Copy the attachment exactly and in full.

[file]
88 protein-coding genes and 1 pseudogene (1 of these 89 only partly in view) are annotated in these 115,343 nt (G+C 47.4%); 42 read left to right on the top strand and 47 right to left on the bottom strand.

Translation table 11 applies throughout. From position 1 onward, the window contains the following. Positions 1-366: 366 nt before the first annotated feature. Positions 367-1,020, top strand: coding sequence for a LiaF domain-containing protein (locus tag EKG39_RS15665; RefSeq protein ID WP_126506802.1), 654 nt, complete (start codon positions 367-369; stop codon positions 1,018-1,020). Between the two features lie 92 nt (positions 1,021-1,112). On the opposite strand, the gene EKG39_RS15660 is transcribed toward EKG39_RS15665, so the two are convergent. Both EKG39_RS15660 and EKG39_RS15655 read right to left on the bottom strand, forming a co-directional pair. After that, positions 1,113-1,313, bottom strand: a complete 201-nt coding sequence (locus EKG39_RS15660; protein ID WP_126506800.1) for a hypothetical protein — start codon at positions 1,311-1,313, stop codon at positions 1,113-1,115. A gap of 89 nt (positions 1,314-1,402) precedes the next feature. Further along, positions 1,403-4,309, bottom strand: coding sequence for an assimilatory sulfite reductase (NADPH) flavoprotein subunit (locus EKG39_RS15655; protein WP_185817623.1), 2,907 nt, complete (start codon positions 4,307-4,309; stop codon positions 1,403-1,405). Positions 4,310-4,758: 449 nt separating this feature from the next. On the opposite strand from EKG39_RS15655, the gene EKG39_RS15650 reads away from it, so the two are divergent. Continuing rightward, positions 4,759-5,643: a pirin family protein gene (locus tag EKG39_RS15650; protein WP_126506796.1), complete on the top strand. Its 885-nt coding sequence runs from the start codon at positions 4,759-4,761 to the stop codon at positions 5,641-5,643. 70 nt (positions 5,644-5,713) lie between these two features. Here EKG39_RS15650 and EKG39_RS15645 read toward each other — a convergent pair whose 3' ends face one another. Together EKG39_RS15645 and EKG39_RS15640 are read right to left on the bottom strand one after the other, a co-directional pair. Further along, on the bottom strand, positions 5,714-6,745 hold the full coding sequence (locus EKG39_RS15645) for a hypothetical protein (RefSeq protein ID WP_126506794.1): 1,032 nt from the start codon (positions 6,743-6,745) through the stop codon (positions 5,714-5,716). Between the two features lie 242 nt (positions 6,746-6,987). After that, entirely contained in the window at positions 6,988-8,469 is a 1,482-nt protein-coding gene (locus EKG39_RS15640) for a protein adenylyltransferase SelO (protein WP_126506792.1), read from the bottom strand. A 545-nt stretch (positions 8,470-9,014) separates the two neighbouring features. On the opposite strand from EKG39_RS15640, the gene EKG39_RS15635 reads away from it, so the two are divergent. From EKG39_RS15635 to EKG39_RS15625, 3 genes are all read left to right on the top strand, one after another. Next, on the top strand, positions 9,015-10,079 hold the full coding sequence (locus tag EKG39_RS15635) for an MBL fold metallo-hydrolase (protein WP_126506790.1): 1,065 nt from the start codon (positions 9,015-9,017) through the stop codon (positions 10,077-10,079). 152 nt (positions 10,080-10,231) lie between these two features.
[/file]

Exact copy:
88 protein-coding genes and 1 pseudogene (1 of these 89 only partly in view) are annotated in these 115,343 nt (G+C 47.4%); 42 read left to right on the top strand and 47 right to left on the bottom strand.

Translation table 11 applies throughout. From position 1 onward, the window contains the following. Positions 1-366: 366 nt before the first annotated feature. Positions 367-1,020, top strand: coding sequence for a LiaF domain-containing protein (locus tag EKG39_RS15665; RefSeq protein ID WP_126506802.1), 654 nt, complete (start codon positions 367-369; stop codon positions 1,018-1,020). Between the two features lie 92 nt (positions 1,021-1,112). On the opposite strand, the gene EKG39_RS15660 is transcribed toward EKG39_RS15665, so the two are convergent. Both EKG39_RS15660 and EKG39_RS15655 read right to left on the bottom strand, forming a co-directional pair. After that, positions 1,113-1,313, bottom strand: a complete 201-nt coding sequence (locus EKG39_RS15660; protein ID WP_126506800.1) for a hypothetical protein — start codon at positions 1,311-1,313, stop codon at positions 1,113-1,115. A gap of 89 nt (positions 1,314-1,402) precedes the next feature. Further along, positions 1,403-4,309, bottom strand: coding sequence for an assimilatory sulfite reductase (NADPH) flavoprotein subunit (locus EKG39_RS15655; protein WP_185817623.1), 2,907 nt, complete (start codon positions 4,307-4,309; stop codon positions 1,403-1,405). Positions 4,310-4,758: 449 nt separating this feature from the next. On the opposite strand from EKG39_RS15655, the gene EKG39_RS15650 reads away from it, so the two are divergent. Continuing rightward, positions 4,759-5,643: a pirin family protein gene (locus tag EKG39_RS15650; protein WP_126506796.1), complete on the top strand. Its 885-nt coding sequence runs from the start codon at positions 4,759-4,761 to the stop codon at positions 5,641-5,643. 70 nt (positions 5,644-5,713) lie between these two features. Here EKG39_RS15650 and EKG39_RS15645 read toward each other — a convergent pair whose 3' ends face one another. Together EKG39_RS15645 and EKG39_RS15640 are read right to left on the bottom strand one after the other, a co-directional pair. Further along, on the bottom strand, positions 5,714-6,745 hold the full coding sequence (locus EKG39_RS15645) for a hypothetical protein (RefSeq protein ID WP_126506794.1): 1,032 nt from the start codon (positions 6,743-6,745) through the stop codon (positions 5,714-5,716). Between the two features lie 242 nt (positions 6,746-6,987). After that, entirely contained in the window at positions 6,988-8,469 is a 1,482-nt protein-coding gene (locus EKG39_RS15640) for a protein adenylyltransferase SelO (protein WP_126506792.1), read from the bottom strand. A 545-nt stretch (positions 8,470-9,014) separates the two neighbouring features. On the opposite strand from EKG39_RS15640, the gene EKG39_RS15635 reads away from it, so the two are divergent. From EKG39_RS15635 to EKG39_RS15625, 3 genes are all read left to right on the top strand, one after another. Next, on the top strand, positions 9,015-10,079 hold the full coding sequence (locus tag EKG39_RS15635) for an MBL fold metallo-hydrolase (protein WP_126506790.1): 1,065 nt from the start codon (positions 9,015-9,017) through the stop codon (positions 10,077-10,079). 152 nt (positions 10,080-10,231) lie between these two features.